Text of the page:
Cyclists are not required by law to be compulsorily insured for third-party liability.
Last year, more than 1,500 summonses were issued by the police to cyclists for violating traffic rules.
Of these, about 700 were for illegal riding along the footways of roads - a six-fold increase from 115 in 2008.
Even Tampines is not immune to such reckless habits.
A resident, who wanted to be known only as Madam Lim, said she was almost knocked down on several occasions by cyclists rushing to work at the bus stop in front of her block in Tampines Street 45.
'The cyclists weave through people waiting at the bus stop,' said Madam Lim, who is eight months pregnant.
Another resident said the authorities should widen all the footpaths in Tampines before allowing cyclists to use them.
'It is quite a squeeze in many places as not all pavements have been widened,' said Mr Francis How, 53, an insurance agent.
Asked how pedestrians' safety is ensured, a spokesman for Tampines Town Council said its amended by-laws allow it to take enforcement action against reckless cyclists.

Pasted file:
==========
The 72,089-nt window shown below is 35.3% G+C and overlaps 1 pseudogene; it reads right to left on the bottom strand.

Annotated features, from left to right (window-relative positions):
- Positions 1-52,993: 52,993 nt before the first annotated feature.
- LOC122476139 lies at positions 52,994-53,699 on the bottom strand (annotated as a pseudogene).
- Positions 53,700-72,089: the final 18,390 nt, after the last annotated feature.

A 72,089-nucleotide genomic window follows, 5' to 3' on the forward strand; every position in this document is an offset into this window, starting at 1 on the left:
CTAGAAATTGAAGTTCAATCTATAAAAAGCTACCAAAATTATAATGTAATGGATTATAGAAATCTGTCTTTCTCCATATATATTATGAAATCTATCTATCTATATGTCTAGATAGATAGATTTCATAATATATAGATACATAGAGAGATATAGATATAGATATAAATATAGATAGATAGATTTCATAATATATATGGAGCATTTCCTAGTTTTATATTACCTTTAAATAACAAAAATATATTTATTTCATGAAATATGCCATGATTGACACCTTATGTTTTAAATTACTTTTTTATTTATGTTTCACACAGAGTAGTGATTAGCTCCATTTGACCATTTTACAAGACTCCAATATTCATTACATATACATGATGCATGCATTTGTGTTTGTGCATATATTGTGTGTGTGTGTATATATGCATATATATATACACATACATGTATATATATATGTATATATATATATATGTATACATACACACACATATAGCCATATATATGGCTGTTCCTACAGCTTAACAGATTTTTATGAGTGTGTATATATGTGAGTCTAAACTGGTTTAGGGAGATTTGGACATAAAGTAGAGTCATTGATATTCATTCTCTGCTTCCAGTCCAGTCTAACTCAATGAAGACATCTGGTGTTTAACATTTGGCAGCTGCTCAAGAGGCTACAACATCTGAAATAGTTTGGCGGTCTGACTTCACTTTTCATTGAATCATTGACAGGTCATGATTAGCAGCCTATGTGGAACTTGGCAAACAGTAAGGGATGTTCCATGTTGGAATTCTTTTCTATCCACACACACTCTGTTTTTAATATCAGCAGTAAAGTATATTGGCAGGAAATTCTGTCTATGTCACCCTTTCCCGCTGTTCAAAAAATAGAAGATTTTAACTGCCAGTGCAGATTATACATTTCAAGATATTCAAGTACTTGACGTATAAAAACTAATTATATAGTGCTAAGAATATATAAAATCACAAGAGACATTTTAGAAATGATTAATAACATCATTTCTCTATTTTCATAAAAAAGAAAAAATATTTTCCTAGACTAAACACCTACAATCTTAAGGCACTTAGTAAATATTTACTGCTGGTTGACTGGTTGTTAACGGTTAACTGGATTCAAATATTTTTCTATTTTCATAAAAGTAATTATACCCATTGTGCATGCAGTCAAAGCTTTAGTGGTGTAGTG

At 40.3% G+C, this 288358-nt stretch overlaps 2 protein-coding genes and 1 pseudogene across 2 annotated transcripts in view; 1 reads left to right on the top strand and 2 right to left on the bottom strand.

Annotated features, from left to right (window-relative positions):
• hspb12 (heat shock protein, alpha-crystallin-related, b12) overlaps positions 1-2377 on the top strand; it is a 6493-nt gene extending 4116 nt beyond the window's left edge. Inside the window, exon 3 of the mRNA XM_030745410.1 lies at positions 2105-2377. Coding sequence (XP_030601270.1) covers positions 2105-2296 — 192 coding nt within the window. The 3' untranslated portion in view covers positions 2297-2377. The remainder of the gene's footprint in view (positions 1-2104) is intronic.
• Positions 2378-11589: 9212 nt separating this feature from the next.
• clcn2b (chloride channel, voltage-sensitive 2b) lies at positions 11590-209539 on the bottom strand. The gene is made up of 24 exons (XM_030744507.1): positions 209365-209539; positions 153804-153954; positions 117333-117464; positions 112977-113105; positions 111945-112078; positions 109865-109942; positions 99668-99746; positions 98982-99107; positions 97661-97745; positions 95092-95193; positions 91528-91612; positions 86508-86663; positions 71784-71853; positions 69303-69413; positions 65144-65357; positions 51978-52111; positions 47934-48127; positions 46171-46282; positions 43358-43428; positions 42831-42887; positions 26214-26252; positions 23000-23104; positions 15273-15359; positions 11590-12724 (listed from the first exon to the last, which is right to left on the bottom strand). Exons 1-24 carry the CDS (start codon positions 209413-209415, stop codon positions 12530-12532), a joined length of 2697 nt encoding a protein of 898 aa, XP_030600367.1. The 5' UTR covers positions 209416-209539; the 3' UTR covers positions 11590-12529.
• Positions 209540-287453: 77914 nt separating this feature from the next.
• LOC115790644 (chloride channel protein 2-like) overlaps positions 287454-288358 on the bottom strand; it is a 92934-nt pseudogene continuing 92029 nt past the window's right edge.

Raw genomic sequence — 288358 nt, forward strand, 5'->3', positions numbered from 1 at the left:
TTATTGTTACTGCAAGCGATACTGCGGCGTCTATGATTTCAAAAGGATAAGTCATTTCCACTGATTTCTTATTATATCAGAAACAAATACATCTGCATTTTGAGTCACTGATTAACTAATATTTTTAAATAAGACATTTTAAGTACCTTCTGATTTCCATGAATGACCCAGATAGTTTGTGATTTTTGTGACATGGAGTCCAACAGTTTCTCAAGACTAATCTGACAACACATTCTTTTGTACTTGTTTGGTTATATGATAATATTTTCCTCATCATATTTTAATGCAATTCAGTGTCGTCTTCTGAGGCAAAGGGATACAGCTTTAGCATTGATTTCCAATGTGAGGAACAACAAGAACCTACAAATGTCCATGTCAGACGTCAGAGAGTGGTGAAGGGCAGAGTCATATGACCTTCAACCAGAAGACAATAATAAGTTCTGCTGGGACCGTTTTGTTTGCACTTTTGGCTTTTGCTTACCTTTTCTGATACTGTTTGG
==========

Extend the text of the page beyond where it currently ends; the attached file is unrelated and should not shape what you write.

Since March 1, it has issued more than 40 warnings to cyclists for speeding, not giving way to pedestrians and not installing lights on their bicycles.
Its volunteer cycling wardens conduct regular patrols, the spokesman said, declining to disclose the frequency of these checks 'to preserve the element of surprise'. [7th April 2010: The Tampines Town Council has clarified that the cycling wardens accompany the auxiliary police officers, who are the ones issuing warnings and summonses during their patrols.]
"They come at such high speeds... Why do I have to walk fearing that a bike may hit me or my children?" - MR KELVIN KHOO, 38, a wealth manager who has given up taking evening strolls around his estate near Bedok North
Not a breeze
"It is quite a squeeze in many places as not all pavements have been widened." - MR FRANCIS HOW, 53, an insurance agent who lives in Tampines, Singapore's cycling town, which has widened footways and clearly marked paths for cyclists and pedestrians
"Say I manage to catch a cyclist who knocks me down on the footpath. When I hand the cyclist over to the police, can any action be taken? Won't I just be told to get a magistrate's order?" - MR ALLAN ZHENG, who complained in a letter to The New Paper
What it should have been
(Published on 7th April, 2010)
In an April 4 report, 'Get cyclists off the footpaths: Pedestrians' , The Sunday Times said volunteer cycling wardens conduct regular patrols in Tampines.
The Tampines Town Council has clarified that the cycling wardens accompany the auxiliary police officers, who are the ones issuing warnings and summonses during their patrols.
Friday, April 09, 2010
"Get cyclists off the footpaths: Pedestrians" (The Straits Times)
"Get cyclists off the footpaths: Pedestrians," by Irene Tham. The Straits Times, 04 Apr 2010.Many want recourse against riders who ignore rules and throw caution to the wind.